Roy Exum: It’s About The Road, Silly!

Wednesday, October 23, 2013 - by Roy Exum
Roy Exum
Roy Exum

Erlanger Hospital’s Board of Trustees is expected to approve a land swap tomorrow night that would give the city of Chattanooga five acres to develop a park for quite a small group of citizens. In return, the cash-strapped hospital will get an eight-acre parcel on the city’s impoverished Southside to develop (wink, wink) a health-care facility to be built “sometime in the future.” Let me let you in on a secret – it’s all subterfuge. The whole thing is smoke-and-mirrors, my friends.

Call it a scheme or a dodge or a feint, I don’t care. But one of the most maddening things about America right now is that otherwise good people have a hard time telling the truth instead of employing back-door shenanigans. Put me down as one who would much rather get excited over something positive and good than hiding our true intentions lest we give some wretched member of “The Legion of the Miserable” a reason to whine. So help me, I hate political side-step almost as much as I do the whiners.

Nobody likes to appear stupid – especially me – and after the “Lincoln Park Give-Way” was first announced back in August, I called it the dumbest thing I had ever heard. What? Erlanger has lost millions and now some bozo wants to give away five downtown acres off Third Street because the old Negro baseball league once played there? Mayor Andy Berke even had a photo-op, pledging to the small number of people in the area he wanted them to have their park. The press conference was almost as repugnant as the give-away itself. Oh, please.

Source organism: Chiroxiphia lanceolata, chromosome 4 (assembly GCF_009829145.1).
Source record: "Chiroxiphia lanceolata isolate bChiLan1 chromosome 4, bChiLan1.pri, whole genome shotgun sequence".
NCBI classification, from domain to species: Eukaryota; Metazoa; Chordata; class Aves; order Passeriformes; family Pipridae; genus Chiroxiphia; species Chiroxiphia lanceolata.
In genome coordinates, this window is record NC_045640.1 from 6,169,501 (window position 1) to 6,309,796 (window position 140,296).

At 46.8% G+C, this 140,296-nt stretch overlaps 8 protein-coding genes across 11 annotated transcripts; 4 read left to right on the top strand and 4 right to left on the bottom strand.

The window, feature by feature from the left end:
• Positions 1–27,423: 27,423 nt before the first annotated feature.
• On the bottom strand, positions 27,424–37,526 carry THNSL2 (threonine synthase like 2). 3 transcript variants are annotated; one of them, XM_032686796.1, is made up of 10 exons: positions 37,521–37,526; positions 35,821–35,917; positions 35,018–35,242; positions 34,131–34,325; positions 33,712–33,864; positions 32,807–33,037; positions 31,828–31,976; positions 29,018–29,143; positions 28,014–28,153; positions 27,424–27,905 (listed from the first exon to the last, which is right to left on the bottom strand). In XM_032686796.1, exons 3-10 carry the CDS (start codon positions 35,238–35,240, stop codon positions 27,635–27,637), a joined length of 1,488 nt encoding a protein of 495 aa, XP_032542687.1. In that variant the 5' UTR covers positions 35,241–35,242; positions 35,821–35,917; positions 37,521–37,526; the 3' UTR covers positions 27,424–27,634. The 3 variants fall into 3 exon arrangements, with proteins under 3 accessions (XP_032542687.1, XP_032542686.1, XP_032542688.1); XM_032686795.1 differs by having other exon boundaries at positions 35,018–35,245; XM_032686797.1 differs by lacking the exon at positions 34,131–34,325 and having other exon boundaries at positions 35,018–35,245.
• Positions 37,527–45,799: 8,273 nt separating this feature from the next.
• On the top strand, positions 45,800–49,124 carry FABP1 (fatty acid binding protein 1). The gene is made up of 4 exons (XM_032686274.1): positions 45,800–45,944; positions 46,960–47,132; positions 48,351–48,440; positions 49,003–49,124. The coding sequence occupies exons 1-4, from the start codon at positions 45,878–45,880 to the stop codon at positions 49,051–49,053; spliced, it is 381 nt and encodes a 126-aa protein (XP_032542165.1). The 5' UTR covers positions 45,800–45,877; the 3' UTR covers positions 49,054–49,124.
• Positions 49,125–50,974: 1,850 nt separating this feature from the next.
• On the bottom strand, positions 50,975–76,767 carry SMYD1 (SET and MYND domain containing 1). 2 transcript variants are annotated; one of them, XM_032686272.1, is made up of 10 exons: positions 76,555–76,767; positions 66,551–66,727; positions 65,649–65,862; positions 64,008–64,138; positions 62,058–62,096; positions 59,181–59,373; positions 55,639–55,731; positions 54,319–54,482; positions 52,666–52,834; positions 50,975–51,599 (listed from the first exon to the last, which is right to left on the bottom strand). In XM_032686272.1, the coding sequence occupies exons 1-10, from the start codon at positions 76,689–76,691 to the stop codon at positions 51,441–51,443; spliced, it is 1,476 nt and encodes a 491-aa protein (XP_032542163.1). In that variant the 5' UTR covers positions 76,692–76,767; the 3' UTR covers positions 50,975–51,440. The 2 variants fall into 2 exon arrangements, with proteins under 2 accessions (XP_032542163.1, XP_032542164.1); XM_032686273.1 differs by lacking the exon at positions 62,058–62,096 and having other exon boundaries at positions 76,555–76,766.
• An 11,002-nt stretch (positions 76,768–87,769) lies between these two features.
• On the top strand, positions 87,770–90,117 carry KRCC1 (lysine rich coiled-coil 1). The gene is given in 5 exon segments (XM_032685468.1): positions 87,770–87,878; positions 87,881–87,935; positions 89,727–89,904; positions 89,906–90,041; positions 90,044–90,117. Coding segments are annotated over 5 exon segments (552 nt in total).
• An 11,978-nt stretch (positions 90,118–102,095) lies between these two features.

Yet not long after I begged the Hamilton County Commission to halt such tomfoolery, I was privy to an interesting conversation. “Hey, freshman … calm down. You gotta’ look for the forest, not the trees…” I was told with a laugh. “There is a lot more to the story than can be let out of the bag, you understand?”

Come again? “Listen, Lincoln Park is a little over 20 acres of land. What is really happening is Erlanger is deeding about five acres, which will become the “new” Lincoln Park. You savvy so far? The other 15 acres will be deeded in some name other than Lincoln Park because the mayor has promised not to build a connecter, or a road, through Lincoln Park. So now – Voila! -- we can use the other 15 acres to finally connect Central Avenue to Amnicola Highway!”

“This way everybody wins,” I was told. “Lincoln Park has already been painted, flowers installed, a reunion party has been held, everybody’s grinning. Now none of the neighbors can complain about the road. What is crucial to Erlanger and the city itself is that connector from Amnicola Highway.

“It is a key proponent in easy access to anyone in the north end of the county instead of ambulances having to go all the way down to the UTC exit before they can loop back around to the hospital through all the red lights. What does a small park really matter when this connector will connect thousands of vehicles to Central Avenue, East Third Street and so forth? Wake up and sniff the coffee!”

Well, duh. Erlanger has been desperate for the “Amnicola Connection” for decades. The eight-acre plot in south Chattanooga was hurriedly thrown into the deal after some trustees balked at the five-acre give-away because Erlanger has been roundly criticized for throwing good money after bad. But with the Alton Park eyesore now in the mix, hospital CEO Kevin Spiegel can brag the financial impact in the land swap is “zero.”